01 June 2009

Learn U.S. History the Fun Way, Watch Some Movies!

Okay here are the problems with movies that are "based on actual events." People forget the "based on" part and assume that everything on the screen depicts what happened is as it happened. Because of this, other people, many of them historians, lambaste the film for its inaccuracies, also forgetting the "based on" part.

Calm down everyone.

If you want all the details with nothing omitted, and no composite characters and no other liberties taken, go to the History Channel, or the library. As a life long student of history I can tell you two things:1) movies based on historical facts inevitably get things wrong; and 2) I don't care.

A feature length Hollywood film is under no obligation to tell us the unvarnished truth. Oh sure they can go beyond the pale. If a film had Abraham Lincoln bossing around his slaves or William Jennings Bryan watching The Gong Show (1976) I'd be the first to object. But making up lies is a whole lot different than re-creating conversations and such.

In addition to entertaining us, a movie based on historical events can create in the viewer an interest in those events. Works for me all the time. You see a movie on the Battle of Jello Butt Road (I made that up, like I needed to tell you) and all of sudden there are history books on the battle re-issued, websites on it suddenly getting thousands of hits a day and a museum dedicated to it under construction.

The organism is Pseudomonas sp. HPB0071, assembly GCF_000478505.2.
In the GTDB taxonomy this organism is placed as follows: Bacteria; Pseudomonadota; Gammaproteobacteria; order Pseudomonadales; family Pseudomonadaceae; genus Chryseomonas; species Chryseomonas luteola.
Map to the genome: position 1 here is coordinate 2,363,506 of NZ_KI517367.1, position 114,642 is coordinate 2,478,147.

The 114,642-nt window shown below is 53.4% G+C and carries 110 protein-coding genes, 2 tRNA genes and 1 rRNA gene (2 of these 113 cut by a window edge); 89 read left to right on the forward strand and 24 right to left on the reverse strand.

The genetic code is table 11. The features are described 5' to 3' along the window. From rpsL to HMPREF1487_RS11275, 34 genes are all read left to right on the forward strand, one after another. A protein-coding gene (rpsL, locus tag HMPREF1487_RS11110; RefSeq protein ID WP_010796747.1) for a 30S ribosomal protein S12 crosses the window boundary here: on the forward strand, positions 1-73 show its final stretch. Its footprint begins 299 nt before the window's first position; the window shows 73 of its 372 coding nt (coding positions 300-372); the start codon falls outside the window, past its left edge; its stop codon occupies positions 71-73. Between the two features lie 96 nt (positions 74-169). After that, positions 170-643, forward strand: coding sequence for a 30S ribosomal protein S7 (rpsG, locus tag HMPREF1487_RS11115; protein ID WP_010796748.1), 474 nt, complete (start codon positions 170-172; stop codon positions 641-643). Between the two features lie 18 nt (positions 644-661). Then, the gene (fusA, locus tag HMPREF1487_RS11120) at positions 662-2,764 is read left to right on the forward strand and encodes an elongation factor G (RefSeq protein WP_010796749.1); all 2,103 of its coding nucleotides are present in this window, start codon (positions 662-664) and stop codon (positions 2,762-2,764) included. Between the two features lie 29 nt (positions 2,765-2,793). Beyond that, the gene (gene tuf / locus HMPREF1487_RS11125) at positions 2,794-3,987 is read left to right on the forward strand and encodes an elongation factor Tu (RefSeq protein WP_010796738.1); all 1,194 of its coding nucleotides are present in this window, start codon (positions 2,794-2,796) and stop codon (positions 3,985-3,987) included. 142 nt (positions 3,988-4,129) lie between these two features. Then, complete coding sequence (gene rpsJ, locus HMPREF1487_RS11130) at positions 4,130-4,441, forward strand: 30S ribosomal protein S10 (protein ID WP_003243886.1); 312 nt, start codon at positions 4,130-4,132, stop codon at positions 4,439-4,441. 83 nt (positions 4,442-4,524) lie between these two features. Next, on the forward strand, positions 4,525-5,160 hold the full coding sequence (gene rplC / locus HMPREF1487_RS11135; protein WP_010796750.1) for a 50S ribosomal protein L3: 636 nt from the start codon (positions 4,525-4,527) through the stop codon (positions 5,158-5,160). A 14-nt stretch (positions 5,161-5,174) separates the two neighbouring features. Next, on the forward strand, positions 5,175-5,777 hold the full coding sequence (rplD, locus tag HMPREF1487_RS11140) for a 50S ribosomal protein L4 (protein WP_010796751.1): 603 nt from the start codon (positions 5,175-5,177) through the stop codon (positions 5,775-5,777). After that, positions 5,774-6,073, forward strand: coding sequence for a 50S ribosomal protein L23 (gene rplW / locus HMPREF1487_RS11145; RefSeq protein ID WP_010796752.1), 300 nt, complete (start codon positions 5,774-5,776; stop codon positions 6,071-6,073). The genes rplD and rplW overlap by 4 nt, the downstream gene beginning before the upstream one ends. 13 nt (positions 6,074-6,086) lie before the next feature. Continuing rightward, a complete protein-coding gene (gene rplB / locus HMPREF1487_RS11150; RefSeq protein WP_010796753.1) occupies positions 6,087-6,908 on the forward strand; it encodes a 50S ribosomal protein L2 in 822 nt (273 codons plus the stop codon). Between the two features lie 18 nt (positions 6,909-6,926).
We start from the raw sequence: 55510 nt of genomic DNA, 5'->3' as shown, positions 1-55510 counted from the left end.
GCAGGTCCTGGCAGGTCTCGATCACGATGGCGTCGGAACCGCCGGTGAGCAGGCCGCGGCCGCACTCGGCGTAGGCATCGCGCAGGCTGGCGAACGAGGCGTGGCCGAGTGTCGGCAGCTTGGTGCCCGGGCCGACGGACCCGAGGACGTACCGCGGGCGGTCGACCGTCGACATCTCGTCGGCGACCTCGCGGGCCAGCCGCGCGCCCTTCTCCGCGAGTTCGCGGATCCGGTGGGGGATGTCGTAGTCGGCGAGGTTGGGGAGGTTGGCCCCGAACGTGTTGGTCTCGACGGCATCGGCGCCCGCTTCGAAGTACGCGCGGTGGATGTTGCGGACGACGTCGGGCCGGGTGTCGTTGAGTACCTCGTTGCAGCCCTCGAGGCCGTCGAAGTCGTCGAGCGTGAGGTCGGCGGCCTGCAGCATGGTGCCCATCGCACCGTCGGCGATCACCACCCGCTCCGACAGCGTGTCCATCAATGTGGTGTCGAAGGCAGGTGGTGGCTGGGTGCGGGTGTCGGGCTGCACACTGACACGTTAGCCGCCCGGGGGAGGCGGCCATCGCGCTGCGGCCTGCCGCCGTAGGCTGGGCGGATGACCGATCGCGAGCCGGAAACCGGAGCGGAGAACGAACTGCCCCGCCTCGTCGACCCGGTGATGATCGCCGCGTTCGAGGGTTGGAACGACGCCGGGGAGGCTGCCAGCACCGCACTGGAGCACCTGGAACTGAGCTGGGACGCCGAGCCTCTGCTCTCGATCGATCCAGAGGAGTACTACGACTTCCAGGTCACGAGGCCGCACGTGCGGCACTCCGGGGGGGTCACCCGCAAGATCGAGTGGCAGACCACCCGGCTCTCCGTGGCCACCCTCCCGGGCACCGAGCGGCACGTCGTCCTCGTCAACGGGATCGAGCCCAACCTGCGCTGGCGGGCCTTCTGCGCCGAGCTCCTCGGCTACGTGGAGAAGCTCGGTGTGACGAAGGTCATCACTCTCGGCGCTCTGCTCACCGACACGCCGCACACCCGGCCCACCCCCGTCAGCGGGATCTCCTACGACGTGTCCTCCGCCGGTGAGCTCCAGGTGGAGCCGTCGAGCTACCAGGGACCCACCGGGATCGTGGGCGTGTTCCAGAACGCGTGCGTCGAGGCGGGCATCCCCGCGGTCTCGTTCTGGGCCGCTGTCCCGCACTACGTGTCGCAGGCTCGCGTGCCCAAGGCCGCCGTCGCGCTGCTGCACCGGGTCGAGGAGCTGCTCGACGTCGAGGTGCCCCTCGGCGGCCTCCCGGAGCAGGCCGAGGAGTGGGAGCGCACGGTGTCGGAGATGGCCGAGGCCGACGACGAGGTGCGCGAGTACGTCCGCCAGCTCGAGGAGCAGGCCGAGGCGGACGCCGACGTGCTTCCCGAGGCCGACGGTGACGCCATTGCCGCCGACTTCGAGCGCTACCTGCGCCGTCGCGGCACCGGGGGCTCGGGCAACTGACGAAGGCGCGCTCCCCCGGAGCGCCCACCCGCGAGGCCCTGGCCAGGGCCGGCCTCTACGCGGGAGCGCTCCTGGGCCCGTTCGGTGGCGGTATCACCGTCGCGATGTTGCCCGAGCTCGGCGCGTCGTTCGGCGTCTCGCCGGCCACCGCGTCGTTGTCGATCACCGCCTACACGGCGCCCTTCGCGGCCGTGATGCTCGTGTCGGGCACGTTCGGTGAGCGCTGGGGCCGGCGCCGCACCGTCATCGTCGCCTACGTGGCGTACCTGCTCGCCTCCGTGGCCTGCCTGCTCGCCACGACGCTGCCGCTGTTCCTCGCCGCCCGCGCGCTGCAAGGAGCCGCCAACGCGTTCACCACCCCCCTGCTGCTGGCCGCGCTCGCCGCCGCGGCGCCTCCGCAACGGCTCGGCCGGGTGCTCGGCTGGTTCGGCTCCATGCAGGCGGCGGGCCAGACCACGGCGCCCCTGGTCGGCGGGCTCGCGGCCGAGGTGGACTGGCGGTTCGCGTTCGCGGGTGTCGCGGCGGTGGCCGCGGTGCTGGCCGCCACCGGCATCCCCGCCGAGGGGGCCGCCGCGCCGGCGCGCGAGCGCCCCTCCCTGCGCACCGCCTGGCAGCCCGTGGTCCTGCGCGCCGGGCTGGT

Films are a great way to introduce a historical topic or shed some new light on it. Good films can give you a real sense of "what it must have been like" or "what might have actually happened." Watch the movie understanding that's it historical fiction. You can get the general contours of an event or time period and may be inspired to learn the details. As a history teacher I used films all the time, careful to point out to students what was made up and what was important to learn. Worked like a charm. I also used bits of films like the scene from Ellis Island in The Godfather: Part II (1974). For crying out loud it looked like Coppola rode a time machine back to the turn of the century to film those scenes. I also used a few of the street scenes from Gangs of New York (2002) to give students and idea of New York in the mid 19th century.

Here are 12 films that can teach you a little bit about this country's history but more importantly perhaps inspire you to learn more yourself.